Why? Why do you want to be published?
No, really. I’m serious. Just humour me as I go out on a limb here.
During a brief Google search to see what the internet community’s collective wisdom on this question might be, I was surprised to find that the question doesn’t seem to have been aired much. One of the very few posts I found on the subject came from a writer who—as well as saying they ‘want to be read’ (fair enough)—said, ‘I’m trying to raise money to get an editor to read my work.’ Uh-oh.
It’s no exaggeration to say that the desire for publication assumes geas-like proportions. Beginning writers (I was one, and can attest to this) are absolutely desperate to be published—so much so that they’ll ignore all the advice and red flags posted everywhere on the internet and on writing sites and get suckered into parting with thousands of dollars by scam-artist editors and publishers. The hunger to be published seems at times like one of those biological imperatives, on a par maybe with the need for food, shelter, and sex.
In the spirit of questioning assumptions and examining our own motives—which I’ve always believed are healthy things to do—let’s take a step back and try another question: “Why do you write?” Since writing is, for a vast proportion of us, difficult, lonely, and very time-consuming work, this is a reasonable question. And given the very low hit rate among aspiring authors, and the slim chance of ever being able to make a living it, we could arguably be doing more rewarding and enjoyable things with our time.
On the positive side, the desire to write and be published is the same as that which fuels any creative pursuit. Writers are motivated by the same desires that drive musicians, painters, and other artists: an earnest need to self-expression, to creation. But whereas I don’t think anyone learning their first chords on a guitar really thinks they’re ready to go out on a stage before an audience, the new writer has no such inhibitions. They somehow lack the objective measures, the yardstick necessary for self-assessment (which is why a critique group of the best writers you can find is so terribly important).
But on the cynical side of the scale, I’d wager that a good number of those who set out to be writers are motivated by dreams of wealth and fame, of bestseller stardom, complete with adoring librarian groupies and appearances on ‘Fresh Air.’ Somehow, society does nothing to dispel this fantasy, and maybe it shouldn’t. Why, after all, should anyone question dreams and puncture aspirations, however misguided, when the world will likely do so far more decisively? And it’s quite possible that the aspiring writer driven by illusions (or delusions) of wealth and fame may transmute, in the course of practice, into the honest artist seeking self-expression.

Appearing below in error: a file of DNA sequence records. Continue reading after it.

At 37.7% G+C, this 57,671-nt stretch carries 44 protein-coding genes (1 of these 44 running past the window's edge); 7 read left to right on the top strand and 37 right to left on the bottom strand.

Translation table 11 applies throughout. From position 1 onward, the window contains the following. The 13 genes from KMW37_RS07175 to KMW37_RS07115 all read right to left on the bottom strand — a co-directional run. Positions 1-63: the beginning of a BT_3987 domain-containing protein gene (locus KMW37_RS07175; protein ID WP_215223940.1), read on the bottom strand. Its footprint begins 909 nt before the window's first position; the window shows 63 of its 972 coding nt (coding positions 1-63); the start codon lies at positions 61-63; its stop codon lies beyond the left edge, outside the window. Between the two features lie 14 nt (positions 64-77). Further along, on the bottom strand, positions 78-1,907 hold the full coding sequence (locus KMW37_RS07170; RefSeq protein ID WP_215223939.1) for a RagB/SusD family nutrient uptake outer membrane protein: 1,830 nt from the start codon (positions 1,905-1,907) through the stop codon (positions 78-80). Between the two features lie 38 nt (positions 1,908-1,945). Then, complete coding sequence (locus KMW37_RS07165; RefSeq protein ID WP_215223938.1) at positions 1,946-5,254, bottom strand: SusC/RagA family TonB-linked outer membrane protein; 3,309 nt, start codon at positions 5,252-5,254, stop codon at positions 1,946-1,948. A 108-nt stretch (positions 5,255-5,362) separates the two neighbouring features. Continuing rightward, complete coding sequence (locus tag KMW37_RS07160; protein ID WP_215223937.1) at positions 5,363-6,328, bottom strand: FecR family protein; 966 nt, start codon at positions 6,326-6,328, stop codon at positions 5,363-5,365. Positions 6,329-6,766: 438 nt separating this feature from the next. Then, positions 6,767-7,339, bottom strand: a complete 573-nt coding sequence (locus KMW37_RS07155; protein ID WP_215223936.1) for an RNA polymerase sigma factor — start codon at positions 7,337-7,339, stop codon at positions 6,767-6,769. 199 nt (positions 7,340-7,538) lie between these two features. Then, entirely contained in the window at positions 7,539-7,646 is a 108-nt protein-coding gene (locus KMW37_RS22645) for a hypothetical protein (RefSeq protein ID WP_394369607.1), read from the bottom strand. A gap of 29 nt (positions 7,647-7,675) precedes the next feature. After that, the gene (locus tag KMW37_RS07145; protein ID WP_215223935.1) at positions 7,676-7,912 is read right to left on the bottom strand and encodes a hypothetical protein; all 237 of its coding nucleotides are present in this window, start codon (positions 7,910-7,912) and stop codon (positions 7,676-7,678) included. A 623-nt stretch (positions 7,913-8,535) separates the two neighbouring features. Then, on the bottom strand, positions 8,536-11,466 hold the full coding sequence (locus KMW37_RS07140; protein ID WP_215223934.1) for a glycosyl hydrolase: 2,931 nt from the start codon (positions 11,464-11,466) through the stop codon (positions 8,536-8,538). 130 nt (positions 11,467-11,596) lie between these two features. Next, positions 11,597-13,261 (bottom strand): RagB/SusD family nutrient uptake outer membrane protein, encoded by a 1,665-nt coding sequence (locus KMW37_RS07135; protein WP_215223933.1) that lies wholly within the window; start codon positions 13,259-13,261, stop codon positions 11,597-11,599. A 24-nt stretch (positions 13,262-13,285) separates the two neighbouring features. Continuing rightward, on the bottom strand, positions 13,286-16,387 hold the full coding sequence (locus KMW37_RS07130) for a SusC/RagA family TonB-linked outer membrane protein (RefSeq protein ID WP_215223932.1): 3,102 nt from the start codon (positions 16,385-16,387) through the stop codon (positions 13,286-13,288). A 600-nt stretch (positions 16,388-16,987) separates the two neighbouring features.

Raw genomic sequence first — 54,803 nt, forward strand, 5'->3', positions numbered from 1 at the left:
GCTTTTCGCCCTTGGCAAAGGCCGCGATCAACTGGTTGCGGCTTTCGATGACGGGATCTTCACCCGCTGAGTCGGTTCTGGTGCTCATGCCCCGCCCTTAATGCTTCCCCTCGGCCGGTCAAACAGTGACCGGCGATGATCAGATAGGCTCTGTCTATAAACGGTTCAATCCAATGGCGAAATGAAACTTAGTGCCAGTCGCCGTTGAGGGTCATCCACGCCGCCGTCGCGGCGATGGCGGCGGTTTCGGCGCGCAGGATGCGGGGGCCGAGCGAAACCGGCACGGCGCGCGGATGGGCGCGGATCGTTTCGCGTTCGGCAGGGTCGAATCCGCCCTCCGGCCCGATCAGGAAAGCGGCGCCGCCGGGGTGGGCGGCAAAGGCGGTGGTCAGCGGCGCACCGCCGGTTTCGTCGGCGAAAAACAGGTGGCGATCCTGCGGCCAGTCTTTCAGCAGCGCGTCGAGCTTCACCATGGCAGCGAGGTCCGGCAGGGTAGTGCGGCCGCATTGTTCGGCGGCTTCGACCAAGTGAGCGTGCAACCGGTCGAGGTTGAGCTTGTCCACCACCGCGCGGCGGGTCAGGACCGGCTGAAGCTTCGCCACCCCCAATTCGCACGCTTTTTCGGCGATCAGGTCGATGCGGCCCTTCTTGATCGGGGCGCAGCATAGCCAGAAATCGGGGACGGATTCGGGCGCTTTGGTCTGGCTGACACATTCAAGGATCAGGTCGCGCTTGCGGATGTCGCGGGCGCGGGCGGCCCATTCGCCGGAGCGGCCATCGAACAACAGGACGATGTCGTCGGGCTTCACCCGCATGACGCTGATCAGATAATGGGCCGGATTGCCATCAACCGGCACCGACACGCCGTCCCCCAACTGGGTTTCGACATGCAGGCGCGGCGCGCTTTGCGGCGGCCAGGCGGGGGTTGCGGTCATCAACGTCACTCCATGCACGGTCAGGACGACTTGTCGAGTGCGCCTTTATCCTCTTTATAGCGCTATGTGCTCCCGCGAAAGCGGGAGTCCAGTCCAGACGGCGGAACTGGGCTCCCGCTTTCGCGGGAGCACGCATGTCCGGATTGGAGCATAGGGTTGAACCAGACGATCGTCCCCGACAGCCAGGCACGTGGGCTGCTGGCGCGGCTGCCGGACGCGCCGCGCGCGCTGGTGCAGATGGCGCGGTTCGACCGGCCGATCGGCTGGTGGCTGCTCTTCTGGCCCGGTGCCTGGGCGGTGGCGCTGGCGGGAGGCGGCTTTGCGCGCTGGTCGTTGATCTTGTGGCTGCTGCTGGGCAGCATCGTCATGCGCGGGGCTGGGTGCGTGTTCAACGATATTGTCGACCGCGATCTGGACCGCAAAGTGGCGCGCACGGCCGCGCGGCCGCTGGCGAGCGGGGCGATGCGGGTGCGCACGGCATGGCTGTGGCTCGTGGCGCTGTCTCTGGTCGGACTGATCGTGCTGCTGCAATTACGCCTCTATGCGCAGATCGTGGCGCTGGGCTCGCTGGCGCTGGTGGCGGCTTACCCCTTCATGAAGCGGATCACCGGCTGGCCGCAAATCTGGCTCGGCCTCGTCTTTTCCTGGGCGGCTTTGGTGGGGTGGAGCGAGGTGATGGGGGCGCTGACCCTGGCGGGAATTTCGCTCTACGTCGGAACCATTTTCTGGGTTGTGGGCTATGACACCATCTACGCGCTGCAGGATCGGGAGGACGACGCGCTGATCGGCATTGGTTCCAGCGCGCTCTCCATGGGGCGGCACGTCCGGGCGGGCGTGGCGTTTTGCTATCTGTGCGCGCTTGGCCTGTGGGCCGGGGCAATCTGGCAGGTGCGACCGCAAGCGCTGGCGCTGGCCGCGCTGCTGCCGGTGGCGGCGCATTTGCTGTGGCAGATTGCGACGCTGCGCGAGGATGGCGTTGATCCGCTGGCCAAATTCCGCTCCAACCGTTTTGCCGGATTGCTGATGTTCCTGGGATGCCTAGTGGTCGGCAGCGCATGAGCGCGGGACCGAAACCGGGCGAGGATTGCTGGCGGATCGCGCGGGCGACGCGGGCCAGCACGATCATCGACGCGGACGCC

So is the answer, “I write because I want to be read,” good enough? I don’t think so. To me, it indicates that the person hasn’t looked deeply enough into their motivations. I’d even hazard that such a person isn’t really suited to the task, since all good writers are, in my experience, people possessed of powerful and searching intellects who ask the deep questions and don’t flinch from them. If there’s one quality that defines a writer I’d say that it’s curiosity, and most especially curiosity about people, about what makes them tick, act, and react in a given situation.
I’d posit that the most—and perhaps the only—valid answers to the question, “why do you want to write?” are, and have always been, that there are stories you want to read which nobody else has written. That there are characters and ideas you want to explore. That you have to write, because if you don’t, something inside you will hurt, sicken, even die. It’s a need, a compulsion, entirely unrelated to public success.
What about publication, then? Why are we so desperate for it, like children who just have to have that puppy so badly they can’t think about anything else? Where does that compulsion come from?
Validation is the first thing that comes to mind. Okay, but let’s be realistic. I’ll confess right away that in my first year or so as a writer I—like almost every other new writer wannabe—sent stories to The New Yorker and other equally stratospheric markets. This is very like taking an evening class in CPR and expecting to pass your certification exam and become an M.D. the next day. Now this doesn’t mean that validation—or, more properly, a benchmark by which to gauge your progress—isn’t necessary, but it should be sought at an appropriate level.
Publication is also about income. All of us driven fools who choose to be writers would love to quit our day jobs and make a living at it. I mean, damn! who wouldn’t want to make a living inventing stuff and making made-up people have adventures? It’s like being paid to be a kid again (except, of course, for the hard work, self-doubt, and grim loneliness of the task). And yet, I think money should be the last thing on the writer’s mind while they’re about their business, because trying to write with the express desire to make a killing is only going to kill one thing—your story.
Where does all this leave us? Once we’ve asked and honestly answered these deep, uncomfortable questions, and decided that the reasons we write are because some strange force is driving us to do it, and we’ll do it even if the work is hard, lonely, and peculiar, and we might never make a penny at it, and it may be our fate to simply labour on in obscurity, with nobody ever taking an interest in our work, and we do it, in the end, like a child lost in play with their toys, humming distractedly to themselves while creating elaborate adventures for people only they can see… then, just then, I believe something great might emerge.